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Grand Cros Jules Rose 2016

Rosé from Cotes de Provence, Provence, France
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    Winemaker Notes

    From the heart of Provence on Julian Faulkner's family estate, this rose offers the aromatic quintessence of Cinsault, Grenache and Mourvedre, and a careful balance between character and elegance.

    Very pale salmon pink. The nose is dominated by wild berries with some fresh strawberry, cherry, grapefruit along with some mineral notes. The mouth is both soft and fresh with a nice fruity presence including cherries and red currant.

    Pair with mullet salad, appetizer, Provencal dishes, vegetable stew.

    Blend: 60% Cinsault, 30% Grenache, 10% Mourvedre.

    Critical Acclaim

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    Grand Cros

    Grand Cros

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    Grand Cros, Cotes de Provence, Provence, France
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    Domaine du Grand Cros is a 25 hectare estate owned by the Faulkner family since 1989. It has consistently been rated as one of the top producers in Provence. In 2005, Julian Faulkner launched the Jules brand that conveys quality and authenticity but unlike Le Grand Cros, it does not seek to be positioned as a luxury brand. Instead it is known for offering unprecedented value as a path to discover lesser known regions and grape varieties.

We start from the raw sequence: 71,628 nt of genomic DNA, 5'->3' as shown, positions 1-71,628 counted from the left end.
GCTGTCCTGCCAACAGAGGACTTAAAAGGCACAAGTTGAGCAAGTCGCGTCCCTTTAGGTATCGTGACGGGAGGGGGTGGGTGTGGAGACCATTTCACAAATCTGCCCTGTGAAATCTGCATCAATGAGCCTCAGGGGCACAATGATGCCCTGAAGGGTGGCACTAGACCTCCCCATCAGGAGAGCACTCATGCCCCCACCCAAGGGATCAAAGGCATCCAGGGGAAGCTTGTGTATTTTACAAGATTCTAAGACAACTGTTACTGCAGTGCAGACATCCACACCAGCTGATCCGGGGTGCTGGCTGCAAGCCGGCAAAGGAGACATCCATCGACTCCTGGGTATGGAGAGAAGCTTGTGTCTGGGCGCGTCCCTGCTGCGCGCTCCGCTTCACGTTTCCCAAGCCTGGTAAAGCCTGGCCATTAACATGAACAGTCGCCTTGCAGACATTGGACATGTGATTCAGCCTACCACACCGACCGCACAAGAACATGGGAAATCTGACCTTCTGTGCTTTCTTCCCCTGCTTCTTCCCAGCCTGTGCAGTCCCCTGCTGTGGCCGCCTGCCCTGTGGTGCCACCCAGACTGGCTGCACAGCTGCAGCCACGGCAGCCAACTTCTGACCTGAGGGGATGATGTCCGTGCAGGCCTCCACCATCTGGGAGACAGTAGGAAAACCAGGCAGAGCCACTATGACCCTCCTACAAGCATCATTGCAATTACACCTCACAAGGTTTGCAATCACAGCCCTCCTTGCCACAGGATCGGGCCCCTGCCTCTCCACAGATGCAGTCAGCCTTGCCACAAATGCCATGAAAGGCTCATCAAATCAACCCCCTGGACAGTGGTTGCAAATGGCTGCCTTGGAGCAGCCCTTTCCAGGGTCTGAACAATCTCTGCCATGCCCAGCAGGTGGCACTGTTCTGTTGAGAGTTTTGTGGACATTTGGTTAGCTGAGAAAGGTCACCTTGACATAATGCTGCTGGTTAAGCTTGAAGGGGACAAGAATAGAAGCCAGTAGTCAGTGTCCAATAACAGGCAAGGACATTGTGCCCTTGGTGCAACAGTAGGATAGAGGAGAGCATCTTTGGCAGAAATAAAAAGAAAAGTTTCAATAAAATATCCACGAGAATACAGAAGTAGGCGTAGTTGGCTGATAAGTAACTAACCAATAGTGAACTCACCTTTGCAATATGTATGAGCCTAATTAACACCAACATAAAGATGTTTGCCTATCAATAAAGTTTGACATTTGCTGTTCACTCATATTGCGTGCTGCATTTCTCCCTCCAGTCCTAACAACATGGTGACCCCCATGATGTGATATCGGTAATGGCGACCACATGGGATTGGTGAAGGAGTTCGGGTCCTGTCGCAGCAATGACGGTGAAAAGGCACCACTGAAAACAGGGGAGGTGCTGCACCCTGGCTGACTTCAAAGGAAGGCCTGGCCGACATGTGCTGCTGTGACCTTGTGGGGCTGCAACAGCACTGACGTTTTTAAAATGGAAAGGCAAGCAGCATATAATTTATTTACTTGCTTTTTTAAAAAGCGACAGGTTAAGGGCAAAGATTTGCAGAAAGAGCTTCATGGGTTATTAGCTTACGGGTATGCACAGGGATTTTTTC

Cotes de Provence

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    Cotes de Provence is an extensive but valuable appellation that includes vineyards bordering the main Provence appellations and extending all the way east to the border of Italy. Its sites vary from subalpine hills, which receive the cooling effects of the mountains to the north, to the coastal St-Tropez, a warm Mediterranean wine-producing region.

    Here there is a new focus on quality rosé, as it defines four fifths of the region’s wines. Following in the rosé footsteps, a lot of new effort is going into the region’s red production. A new generation has turned its focus on high quality Grenache, Syrah, Cinsault and Carignan. Cotes de Provence white wines, which represent a miniscule part of the region as far as volume, are nonetheless worthy of consideration and can include any combination of Clairette, Semillon, Ugni Blanc and Vermentino.

    Rosé Wine

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    Whether it’s playful and fun or savory and serious, most rosé today is not your grandmother’s White Zinfandel, though that category remains strong. Pink wine has recently become quite trendy, and this time around it’s commonly quite dry. It is produced throughout the world from a vast array of grape varieties, but the most successful sources are California, southern France (particularly Provence), and parts of Spain and Italy.

    Since the pigment in red wines comes from keeping fermenting juice in contact with the grape skins for an extended period, it follows that a pink wine can be made using just a brief period of skin contact—usually just a couple of days. The resulting color will depend on the grape variety and the winemaking style, ranging from pale salmon to deep magenta. These wines are typically fresh and fruity, fermented at cool temperatures in stainless steel to preserve the primary aromas and flavors. Most rosé, with a few notable exceptions, should be drunk rather young, within a few years of the vintage.

    MTIDGC_JRS_16_2016 Item# 260081